Thousands Protest Over Mass Tourism In Spain

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Thousands of people protested in Tenerife calling for the Spanish island to temporarily limit tourist arrivals to stem a boom in short-term holiday rentals and hotel construction that is driving up housing costs for locals.

Holding placards reading “People live here” and “We don’t want to see our island die”, demonstrators said changes must be made to the tourism industry that accounts for 35% of the gross domestic product (GDP) in the Canary Islands archipelago.

“It’s not a message against the tourist, but against a tourism model that doesn’t benefit this land and needs to be changed,” one of the protesters told newsmen during the march in Tenerife’s capital, Santa Cruz de Tenerife.

Report says smaller marches were held elsewhere in the island group and other Spanish cities, all of them organised by about two dozen environmental organisations ahead of the peak summer holiday season.

The organisations say local authorities should temporarily limit visitor numbers to alleviate pressure on the islands’ environment, infrastructure, and housing stock, and put curbs on property purchases by foreigners.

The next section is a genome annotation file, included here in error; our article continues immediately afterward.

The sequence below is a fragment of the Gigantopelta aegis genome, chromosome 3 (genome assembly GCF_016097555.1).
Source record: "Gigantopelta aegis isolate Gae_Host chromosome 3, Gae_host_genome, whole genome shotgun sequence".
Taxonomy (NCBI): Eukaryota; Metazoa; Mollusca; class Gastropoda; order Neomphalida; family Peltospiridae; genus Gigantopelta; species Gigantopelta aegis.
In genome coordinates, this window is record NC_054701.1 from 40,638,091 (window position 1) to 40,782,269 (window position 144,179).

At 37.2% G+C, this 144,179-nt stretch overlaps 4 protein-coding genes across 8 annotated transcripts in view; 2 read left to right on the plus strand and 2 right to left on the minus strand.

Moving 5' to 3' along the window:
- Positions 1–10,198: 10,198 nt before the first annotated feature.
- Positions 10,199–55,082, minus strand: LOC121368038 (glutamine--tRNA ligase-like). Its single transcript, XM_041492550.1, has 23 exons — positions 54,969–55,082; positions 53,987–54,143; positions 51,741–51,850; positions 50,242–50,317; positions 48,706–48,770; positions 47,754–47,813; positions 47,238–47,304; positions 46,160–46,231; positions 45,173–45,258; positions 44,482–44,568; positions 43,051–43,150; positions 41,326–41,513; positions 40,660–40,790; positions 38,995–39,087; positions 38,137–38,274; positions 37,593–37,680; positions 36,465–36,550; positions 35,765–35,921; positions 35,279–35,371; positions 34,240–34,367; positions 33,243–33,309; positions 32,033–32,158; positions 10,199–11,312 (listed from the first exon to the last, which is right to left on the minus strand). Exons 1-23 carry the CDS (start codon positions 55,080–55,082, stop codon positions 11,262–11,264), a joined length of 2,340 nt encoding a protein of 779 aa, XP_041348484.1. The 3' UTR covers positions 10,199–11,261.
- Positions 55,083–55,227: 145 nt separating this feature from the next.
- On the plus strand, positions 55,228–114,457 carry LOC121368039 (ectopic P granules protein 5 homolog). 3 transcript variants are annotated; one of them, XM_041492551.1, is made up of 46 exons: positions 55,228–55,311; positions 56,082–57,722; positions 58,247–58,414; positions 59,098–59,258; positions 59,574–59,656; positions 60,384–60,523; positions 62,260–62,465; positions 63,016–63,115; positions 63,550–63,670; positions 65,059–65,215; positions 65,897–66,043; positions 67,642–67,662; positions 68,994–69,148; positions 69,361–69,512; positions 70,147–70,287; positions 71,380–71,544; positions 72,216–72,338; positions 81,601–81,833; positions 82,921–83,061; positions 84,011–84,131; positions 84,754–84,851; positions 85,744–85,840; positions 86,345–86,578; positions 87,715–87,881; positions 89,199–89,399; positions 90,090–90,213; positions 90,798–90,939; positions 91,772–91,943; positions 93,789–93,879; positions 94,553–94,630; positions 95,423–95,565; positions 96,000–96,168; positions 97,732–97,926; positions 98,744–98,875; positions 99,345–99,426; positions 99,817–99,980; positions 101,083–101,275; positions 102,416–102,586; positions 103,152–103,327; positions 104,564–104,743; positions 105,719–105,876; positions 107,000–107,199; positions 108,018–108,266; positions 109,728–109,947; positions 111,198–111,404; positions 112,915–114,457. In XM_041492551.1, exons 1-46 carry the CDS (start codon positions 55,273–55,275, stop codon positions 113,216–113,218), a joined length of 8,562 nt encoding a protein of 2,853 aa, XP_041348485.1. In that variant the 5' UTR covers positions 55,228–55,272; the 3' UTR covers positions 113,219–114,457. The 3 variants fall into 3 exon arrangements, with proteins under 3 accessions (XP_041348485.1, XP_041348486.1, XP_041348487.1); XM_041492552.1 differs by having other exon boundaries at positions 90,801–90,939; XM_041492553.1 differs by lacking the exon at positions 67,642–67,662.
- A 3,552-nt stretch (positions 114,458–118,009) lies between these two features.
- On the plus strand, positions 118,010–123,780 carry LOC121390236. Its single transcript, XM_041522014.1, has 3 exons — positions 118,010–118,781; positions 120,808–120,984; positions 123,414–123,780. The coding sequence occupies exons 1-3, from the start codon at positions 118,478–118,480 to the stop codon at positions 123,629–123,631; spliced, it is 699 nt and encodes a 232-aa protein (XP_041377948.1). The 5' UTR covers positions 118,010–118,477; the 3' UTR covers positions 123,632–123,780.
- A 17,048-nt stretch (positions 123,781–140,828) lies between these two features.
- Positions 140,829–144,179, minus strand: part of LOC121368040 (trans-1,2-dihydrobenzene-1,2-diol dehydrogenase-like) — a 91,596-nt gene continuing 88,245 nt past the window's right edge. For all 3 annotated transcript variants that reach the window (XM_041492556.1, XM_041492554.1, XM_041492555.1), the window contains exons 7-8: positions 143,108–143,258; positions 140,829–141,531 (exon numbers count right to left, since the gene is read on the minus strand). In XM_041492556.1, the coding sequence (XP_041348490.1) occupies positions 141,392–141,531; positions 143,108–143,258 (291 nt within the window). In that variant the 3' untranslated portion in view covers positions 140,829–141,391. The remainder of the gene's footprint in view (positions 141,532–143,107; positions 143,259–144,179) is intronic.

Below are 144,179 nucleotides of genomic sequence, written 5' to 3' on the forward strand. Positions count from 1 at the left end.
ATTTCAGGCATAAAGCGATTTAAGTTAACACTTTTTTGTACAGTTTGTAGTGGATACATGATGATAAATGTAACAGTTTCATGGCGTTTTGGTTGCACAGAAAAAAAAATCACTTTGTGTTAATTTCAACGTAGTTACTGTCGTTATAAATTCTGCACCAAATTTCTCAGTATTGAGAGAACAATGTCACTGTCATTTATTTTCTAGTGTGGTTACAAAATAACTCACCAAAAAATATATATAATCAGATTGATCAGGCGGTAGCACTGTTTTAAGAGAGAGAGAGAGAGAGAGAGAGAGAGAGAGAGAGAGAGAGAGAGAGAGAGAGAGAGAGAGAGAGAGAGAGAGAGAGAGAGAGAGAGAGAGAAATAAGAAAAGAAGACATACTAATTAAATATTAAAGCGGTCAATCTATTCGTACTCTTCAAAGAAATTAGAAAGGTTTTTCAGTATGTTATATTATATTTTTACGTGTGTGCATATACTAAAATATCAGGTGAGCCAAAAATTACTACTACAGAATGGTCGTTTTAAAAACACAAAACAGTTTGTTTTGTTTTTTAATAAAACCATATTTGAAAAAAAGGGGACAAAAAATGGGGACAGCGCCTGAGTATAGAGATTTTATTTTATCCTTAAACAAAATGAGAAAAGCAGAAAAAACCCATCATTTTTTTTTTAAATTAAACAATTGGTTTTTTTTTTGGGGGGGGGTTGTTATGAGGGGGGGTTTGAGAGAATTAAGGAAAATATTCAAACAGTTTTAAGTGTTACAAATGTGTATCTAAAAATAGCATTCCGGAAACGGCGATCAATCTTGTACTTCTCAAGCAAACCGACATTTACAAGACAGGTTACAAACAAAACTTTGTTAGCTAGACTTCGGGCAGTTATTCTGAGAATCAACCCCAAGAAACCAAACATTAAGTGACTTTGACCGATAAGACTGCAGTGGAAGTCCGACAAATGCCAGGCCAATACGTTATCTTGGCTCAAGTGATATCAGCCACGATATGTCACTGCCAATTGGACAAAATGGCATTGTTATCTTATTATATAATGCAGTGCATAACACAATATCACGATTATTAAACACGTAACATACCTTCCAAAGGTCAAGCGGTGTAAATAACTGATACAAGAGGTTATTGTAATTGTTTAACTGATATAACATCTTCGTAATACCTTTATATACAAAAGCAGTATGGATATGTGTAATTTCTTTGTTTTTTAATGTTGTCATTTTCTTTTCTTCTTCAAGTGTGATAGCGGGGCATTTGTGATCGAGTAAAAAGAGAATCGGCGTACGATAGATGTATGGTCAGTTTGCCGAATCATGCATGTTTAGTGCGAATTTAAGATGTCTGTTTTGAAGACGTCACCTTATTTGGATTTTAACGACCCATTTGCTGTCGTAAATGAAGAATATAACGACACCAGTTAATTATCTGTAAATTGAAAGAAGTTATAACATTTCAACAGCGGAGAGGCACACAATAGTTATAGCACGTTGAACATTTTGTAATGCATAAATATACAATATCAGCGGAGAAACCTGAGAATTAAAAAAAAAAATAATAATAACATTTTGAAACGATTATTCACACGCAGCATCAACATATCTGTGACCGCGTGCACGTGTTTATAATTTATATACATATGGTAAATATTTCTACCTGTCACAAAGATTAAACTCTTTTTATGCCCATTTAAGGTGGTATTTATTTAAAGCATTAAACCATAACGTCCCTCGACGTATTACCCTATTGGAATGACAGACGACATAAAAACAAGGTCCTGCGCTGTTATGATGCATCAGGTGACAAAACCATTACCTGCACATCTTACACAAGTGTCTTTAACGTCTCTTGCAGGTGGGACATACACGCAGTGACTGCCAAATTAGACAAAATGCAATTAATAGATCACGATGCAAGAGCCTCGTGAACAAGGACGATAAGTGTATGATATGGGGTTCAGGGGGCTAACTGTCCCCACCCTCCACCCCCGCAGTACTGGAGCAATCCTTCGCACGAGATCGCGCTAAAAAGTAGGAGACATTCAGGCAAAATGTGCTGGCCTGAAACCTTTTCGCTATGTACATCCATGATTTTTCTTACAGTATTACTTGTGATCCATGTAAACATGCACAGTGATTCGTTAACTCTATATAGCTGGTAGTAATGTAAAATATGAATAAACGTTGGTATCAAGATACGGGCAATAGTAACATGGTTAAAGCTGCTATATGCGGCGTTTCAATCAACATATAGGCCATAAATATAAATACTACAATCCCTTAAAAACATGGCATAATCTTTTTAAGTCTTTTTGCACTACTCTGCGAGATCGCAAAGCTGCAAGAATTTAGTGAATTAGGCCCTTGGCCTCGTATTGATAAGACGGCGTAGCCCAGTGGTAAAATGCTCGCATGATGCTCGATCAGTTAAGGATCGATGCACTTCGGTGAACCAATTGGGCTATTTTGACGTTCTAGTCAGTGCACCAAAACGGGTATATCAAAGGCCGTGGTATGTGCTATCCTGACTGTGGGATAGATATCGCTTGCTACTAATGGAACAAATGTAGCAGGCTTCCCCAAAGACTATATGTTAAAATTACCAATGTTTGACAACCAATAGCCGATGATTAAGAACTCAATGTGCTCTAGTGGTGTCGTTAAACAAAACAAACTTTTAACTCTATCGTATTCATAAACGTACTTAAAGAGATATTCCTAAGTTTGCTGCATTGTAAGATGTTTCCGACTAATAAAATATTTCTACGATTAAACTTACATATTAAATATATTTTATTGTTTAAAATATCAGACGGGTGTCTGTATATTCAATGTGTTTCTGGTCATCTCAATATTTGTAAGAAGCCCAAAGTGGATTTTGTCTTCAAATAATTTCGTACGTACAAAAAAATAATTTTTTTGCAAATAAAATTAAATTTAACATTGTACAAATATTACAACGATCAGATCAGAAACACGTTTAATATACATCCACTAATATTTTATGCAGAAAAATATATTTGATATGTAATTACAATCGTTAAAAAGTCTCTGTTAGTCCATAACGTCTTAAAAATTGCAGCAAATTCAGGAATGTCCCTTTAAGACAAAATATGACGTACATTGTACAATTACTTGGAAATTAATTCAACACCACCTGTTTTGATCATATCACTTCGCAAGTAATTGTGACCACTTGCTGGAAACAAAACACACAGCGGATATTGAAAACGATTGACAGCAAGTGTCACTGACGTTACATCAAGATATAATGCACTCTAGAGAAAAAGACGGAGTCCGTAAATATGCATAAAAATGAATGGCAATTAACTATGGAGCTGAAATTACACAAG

“The authorities must immediately stop this corrupt and destructive model that depletes the resources and makes the economy more precarious. The Canary Islands have limits and people’s patience too,” Antonio Bullon, one of the protest leaders, told reporters.

Meanwhile, the archipelago of 2.2 million people was visited by nearly 14 million foreign tourists in 2023, up 13% from the previous year, according to official data.

Authorities in the islands are concerned about the impact on locals. A draft law expected to pass this year toughening the rules on short lets follows complaints from residents priced out of the housing market.

Canary Islands president Fernando Clavijo said on Friday he felt ‘proud’ that the region was a leading Spanish tourist destination, but acknowledged that more controls were needed as the sector continues to grow.

“We can’t keep looking away. Otherwise, hotels will continue to open without any control,” he told a press conference.

 

 

 

 

 

REUTERS/Christopher Ojilere

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